sorry to re-open this question but I've been wondering the same thing, especially since the new 6mb cache E8xxx series processors.

Based on your statement above: 6mb 2.4 = 4mb 2.6 = 2mb 2.8 = 1mb 3.0??
If I understand correctly then an E2160 overclocked to above 3Ghz will roughly be the same as a non overclocked E8200??? Does that apply to gaming performance? My friend wants to build a system but buy a budget cpu for now and then upgrade straight to 45nm quads once they come out and prices drop a little bit. He'll be using an X38 motherboard, with an HD3870 (upgrade to 2 of them later on)... Will the cpu performance be negligible enough to tolerate for about 6-8 months in newer games such as COD4, and Bioshock???
a b à CPUs
February 25, 2008 5:59:47 AM

nvalhalla said:
the tests I've seen put the performance difference at about 200mhz, ie

4mb 2.6 = 2mb 2.8 = 1mb 3.0

the 21xx overclock very well, my e2140 is sitting at 2.8 (8x350) with 1.325v, 60c load with stock hs/fan.

I agree about the cheap ram, you don't need expensive ram until you go over 1600 fsb, which you likely won't. my adata was $35 after mir and is at 840 4-4-4-12 2.0v use the money saved on an e4xxx or even better the 3870 with 512mb ram if you can.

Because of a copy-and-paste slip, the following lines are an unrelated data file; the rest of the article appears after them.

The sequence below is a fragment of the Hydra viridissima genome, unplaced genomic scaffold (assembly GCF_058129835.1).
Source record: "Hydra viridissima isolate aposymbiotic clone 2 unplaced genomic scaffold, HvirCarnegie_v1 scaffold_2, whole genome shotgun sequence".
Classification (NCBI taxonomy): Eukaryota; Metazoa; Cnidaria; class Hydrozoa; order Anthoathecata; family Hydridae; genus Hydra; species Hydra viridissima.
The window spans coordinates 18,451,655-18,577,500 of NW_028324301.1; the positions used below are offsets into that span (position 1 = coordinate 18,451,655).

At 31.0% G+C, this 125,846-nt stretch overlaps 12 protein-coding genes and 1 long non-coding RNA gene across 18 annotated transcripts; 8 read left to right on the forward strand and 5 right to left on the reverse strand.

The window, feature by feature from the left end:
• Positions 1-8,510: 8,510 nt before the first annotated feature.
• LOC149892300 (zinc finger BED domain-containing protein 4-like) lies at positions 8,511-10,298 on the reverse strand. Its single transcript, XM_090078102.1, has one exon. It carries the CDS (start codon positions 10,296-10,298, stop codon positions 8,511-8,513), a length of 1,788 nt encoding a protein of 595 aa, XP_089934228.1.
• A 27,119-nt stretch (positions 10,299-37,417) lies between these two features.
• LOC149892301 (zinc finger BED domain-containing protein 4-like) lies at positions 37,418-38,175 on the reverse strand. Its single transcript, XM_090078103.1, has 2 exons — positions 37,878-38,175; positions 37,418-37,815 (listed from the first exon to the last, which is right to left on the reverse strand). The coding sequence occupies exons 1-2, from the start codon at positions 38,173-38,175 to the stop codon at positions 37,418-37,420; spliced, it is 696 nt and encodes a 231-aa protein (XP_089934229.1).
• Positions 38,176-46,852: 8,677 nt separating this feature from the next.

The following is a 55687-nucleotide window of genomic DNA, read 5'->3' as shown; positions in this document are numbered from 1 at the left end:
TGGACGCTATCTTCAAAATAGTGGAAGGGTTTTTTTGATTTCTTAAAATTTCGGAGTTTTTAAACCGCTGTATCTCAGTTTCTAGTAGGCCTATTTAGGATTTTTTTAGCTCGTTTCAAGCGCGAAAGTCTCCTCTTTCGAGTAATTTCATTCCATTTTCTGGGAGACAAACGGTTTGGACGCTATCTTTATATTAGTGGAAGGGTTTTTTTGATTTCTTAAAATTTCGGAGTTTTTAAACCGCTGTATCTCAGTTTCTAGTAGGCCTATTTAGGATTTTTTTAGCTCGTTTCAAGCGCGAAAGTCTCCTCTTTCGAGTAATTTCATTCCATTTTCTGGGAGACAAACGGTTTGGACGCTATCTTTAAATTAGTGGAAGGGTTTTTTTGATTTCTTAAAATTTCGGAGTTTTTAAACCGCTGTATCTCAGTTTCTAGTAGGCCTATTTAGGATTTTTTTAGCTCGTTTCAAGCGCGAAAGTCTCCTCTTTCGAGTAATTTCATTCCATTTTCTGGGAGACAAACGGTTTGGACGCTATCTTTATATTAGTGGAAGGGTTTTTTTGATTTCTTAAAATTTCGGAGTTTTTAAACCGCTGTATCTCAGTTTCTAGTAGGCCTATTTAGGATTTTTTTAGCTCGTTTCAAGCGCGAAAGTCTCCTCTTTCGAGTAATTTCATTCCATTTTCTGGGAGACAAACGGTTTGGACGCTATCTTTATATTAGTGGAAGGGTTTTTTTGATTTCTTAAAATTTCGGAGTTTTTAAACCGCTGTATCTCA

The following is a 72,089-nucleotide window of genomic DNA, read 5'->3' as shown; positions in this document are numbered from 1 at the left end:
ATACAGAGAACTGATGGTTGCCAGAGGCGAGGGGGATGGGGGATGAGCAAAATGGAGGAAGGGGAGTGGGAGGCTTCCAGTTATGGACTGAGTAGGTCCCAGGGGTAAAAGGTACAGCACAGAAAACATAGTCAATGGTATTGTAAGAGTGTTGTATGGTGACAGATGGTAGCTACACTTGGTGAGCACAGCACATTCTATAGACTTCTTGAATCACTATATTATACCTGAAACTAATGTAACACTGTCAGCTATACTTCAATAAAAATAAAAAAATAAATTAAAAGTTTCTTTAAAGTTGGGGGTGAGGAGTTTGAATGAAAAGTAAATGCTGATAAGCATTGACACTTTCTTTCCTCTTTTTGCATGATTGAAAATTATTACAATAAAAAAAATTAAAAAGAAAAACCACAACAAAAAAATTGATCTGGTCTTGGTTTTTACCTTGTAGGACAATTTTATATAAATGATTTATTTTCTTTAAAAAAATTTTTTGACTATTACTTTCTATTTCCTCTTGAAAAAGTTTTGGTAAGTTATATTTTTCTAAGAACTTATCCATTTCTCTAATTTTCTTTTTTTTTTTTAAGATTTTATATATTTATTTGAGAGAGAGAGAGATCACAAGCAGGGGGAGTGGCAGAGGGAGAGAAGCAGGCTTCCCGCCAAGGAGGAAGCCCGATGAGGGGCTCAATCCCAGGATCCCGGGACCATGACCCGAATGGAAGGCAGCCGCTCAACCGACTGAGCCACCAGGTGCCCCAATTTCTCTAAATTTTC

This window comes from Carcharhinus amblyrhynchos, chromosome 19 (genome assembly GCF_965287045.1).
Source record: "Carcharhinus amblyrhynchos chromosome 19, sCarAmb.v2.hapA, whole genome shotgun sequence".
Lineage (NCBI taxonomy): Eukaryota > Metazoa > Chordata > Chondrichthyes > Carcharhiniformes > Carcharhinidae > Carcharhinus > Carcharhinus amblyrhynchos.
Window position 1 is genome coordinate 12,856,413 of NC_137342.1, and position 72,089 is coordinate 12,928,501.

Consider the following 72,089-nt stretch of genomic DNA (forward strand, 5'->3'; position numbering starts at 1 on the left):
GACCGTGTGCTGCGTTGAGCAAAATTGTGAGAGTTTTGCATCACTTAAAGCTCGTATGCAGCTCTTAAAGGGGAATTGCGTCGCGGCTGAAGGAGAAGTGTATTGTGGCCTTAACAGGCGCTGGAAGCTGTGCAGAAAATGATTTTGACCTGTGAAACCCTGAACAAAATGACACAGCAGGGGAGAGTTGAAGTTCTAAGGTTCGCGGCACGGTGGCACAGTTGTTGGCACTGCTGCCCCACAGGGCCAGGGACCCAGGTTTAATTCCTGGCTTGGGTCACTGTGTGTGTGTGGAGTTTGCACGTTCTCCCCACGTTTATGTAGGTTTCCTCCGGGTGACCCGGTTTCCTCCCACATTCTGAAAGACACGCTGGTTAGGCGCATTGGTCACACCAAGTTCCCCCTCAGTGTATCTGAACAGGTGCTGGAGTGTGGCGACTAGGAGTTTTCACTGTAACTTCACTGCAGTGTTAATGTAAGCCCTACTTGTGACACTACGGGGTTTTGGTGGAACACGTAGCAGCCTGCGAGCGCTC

depending on the apps but correct - about ~200mhz difference...
February 25, 2008 6:34:36 AM

just to make myself feel much better about this before going on recommending to my friend. :D 

An E2160 (assuming I can successfully overclock above 3.0Ghz) will show an INSIGNIFICANT loss in performance during "modern" gaming when compared to stock rated processors of 2.6Ghz or lower with 4 or even 6 mb of cache????????????????? again, rest of the system will consist of XMS2 DDR2800 ram, x38 mobo (not sure which one yet), and an HD3870 gpu... On a side note, if you can tell me which X38 mobo is good based on cost/performance ratio I would appreciate it.

sorry for repeating the same thing again, but it just seems a little too unbelievable that an overclocked 70 dollar processor can perform to the level of stock 200+ dollar processors.

anyway thanks for the prompt response!
February 25, 2008 7:52:21 AM

From a test with same speed cpu (over and underclock) but each time different cache seemed to be a big influence in gaming fps. More than CPU Ghz. Don't remember where but it was a dual core, maybe you could google it?
More in some games than others, but the fact it can keep things it uses often in cache speeds things up.
February 25, 2008 8:58:28 AM

RZO, every app will be different, but in modern gaming, the major factor is the graphics board. In general, any reasonable CPU (Core2Duo design running 2+ GHz) will power a good graphics card well enough so the CPU is not the bottleneck in performance.
Of course, not every e2xxx will OC to 200% of its rated speed, and by OCing the CPU warranty is voided, and you need to spend many hours testing to determine that a given OC is stable enough for use. Thus, most people spend more on the CPU in order not to have to deal with those hassles.